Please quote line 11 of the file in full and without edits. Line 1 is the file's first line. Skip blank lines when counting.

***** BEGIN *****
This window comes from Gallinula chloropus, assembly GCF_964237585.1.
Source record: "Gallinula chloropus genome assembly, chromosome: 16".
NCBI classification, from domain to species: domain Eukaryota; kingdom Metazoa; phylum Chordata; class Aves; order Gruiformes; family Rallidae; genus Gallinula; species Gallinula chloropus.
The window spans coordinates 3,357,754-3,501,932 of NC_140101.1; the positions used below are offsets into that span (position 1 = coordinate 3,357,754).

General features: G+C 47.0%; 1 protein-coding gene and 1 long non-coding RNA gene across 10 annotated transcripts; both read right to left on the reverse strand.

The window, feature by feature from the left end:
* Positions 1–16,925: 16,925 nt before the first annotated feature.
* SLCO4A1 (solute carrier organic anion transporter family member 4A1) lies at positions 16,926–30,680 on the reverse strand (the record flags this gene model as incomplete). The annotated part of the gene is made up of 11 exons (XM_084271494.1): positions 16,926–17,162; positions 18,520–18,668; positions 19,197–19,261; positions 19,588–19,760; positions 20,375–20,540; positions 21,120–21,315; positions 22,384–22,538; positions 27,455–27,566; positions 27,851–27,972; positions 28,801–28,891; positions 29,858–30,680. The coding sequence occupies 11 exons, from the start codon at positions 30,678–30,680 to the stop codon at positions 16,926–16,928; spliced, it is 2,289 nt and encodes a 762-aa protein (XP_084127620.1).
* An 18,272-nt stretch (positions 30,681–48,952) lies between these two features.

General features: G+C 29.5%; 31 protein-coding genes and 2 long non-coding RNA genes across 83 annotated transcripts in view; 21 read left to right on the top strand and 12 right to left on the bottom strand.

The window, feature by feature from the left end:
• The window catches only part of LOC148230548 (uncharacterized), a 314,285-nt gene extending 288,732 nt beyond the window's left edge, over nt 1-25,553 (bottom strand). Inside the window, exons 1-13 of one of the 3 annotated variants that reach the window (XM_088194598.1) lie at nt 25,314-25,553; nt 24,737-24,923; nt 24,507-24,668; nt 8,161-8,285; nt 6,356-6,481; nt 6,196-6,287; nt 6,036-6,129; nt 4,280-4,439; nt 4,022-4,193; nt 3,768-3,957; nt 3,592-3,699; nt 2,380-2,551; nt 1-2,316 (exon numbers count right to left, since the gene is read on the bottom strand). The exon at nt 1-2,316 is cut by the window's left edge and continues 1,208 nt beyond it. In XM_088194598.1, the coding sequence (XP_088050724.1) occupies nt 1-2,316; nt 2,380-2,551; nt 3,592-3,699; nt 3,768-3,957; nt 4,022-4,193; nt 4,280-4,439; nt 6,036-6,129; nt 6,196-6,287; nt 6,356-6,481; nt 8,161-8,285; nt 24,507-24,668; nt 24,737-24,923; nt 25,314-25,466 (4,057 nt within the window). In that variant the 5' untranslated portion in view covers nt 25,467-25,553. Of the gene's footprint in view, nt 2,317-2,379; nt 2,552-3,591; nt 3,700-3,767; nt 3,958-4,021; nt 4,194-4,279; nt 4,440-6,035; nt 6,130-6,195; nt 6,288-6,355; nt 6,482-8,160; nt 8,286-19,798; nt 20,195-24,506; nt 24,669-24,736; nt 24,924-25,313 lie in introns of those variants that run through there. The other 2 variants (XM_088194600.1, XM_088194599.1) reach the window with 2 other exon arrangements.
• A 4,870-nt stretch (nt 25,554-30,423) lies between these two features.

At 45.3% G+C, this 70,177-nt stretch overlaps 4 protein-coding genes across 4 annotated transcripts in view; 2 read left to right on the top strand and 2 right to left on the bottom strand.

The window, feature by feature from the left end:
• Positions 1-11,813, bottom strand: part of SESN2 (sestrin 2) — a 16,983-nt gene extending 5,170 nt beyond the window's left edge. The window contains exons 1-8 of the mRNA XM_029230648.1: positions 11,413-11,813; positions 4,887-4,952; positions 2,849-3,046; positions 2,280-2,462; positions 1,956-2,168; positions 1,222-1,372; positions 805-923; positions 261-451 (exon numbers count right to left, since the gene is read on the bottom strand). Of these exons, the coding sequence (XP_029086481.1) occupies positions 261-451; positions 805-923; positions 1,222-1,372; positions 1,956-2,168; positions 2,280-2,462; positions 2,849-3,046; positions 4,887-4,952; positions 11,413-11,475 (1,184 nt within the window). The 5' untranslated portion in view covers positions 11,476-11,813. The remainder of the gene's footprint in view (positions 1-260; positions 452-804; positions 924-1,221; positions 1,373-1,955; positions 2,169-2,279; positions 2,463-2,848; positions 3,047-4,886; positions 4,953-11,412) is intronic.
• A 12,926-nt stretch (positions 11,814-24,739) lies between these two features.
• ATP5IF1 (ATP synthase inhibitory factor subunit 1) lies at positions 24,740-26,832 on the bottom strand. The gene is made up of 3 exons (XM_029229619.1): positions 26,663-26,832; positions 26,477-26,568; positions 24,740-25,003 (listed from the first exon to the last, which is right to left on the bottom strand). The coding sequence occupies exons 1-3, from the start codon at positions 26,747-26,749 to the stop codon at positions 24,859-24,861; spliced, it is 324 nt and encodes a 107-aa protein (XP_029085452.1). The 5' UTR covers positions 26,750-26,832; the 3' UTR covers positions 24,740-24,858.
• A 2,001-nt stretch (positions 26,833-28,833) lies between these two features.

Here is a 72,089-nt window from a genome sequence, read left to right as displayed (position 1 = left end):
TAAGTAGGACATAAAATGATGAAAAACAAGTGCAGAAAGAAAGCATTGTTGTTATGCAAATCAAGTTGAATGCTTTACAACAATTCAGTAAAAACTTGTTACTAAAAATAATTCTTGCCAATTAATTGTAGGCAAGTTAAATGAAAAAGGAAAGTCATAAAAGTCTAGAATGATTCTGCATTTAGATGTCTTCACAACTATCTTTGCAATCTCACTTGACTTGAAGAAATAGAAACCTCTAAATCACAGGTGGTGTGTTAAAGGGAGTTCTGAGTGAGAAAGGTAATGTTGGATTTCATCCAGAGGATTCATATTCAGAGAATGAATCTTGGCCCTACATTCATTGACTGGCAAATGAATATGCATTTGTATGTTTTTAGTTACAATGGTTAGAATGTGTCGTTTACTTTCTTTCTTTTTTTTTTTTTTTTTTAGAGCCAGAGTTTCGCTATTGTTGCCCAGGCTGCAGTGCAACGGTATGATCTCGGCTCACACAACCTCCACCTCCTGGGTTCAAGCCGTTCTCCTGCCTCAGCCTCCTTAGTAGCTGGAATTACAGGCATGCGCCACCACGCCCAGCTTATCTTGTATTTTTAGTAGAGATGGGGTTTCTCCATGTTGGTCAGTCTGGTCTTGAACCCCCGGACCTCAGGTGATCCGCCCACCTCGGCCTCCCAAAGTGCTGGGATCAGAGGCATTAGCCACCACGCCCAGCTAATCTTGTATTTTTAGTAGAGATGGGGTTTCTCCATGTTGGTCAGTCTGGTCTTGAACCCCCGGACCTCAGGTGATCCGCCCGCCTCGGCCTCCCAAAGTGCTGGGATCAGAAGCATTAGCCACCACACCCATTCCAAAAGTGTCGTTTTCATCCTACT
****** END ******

The window, feature by feature from the left end: